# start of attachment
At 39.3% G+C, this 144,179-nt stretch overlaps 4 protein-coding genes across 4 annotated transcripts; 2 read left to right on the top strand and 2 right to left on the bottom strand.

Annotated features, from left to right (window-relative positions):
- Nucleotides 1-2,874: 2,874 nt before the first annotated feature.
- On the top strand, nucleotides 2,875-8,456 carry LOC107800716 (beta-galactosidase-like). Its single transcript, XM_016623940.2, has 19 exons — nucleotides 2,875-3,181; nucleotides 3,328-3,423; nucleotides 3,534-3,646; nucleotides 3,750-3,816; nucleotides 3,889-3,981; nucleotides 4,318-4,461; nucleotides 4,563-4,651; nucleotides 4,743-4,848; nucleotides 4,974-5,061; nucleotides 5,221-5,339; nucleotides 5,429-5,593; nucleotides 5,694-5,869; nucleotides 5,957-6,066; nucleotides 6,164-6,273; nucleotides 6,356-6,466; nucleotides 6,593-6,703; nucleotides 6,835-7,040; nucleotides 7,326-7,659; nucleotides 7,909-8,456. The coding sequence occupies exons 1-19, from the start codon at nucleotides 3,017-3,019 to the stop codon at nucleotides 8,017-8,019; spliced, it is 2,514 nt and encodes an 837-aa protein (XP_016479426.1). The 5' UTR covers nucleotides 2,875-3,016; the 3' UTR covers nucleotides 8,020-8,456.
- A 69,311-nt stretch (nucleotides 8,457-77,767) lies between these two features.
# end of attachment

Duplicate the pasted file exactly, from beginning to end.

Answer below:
At 39.3% G+C, this 144,179-nt stretch overlaps 4 protein-coding genes across 4 annotated transcripts; 2 read left to right on the top strand and 2 right to left on the bottom strand.

Annotated features, from left to right (window-relative positions):
- Nucleotides 1-2,874: 2,874 nt before the first annotated feature.
- On the top strand, nucleotides 2,875-8,456 carry LOC107800716 (beta-galactosidase-like). Its single transcript, XM_016623940.2, has 19 exons — nucleotides 2,875-3,181; nucleotides 3,328-3,423; nucleotides 3,534-3,646; nucleotides 3,750-3,816; nucleotides 3,889-3,981; nucleotides 4,318-4,461; nucleotides 4,563-4,651; nucleotides 4,743-4,848; nucleotides 4,974-5,061; nucleotides 5,221-5,339; nucleotides 5,429-5,593; nucleotides 5,694-5,869; nucleotides 5,957-6,066; nucleotides 6,164-6,273; nucleotides 6,356-6,466; nucleotides 6,593-6,703; nucleotides 6,835-7,040; nucleotides 7,326-7,659; nucleotides 7,909-8,456. The coding sequence occupies exons 1-19, from the start codon at nucleotides 3,017-3,019 to the stop codon at nucleotides 8,017-8,019; spliced, it is 2,514 nt and encodes an 837-aa protein (XP_016479426.1). The 5' UTR covers nucleotides 2,875-3,016; the 3' UTR covers nucleotides 8,020-8,456.
- A 69,311-nt stretch (nucleotides 8,457-77,767) lies between these two features.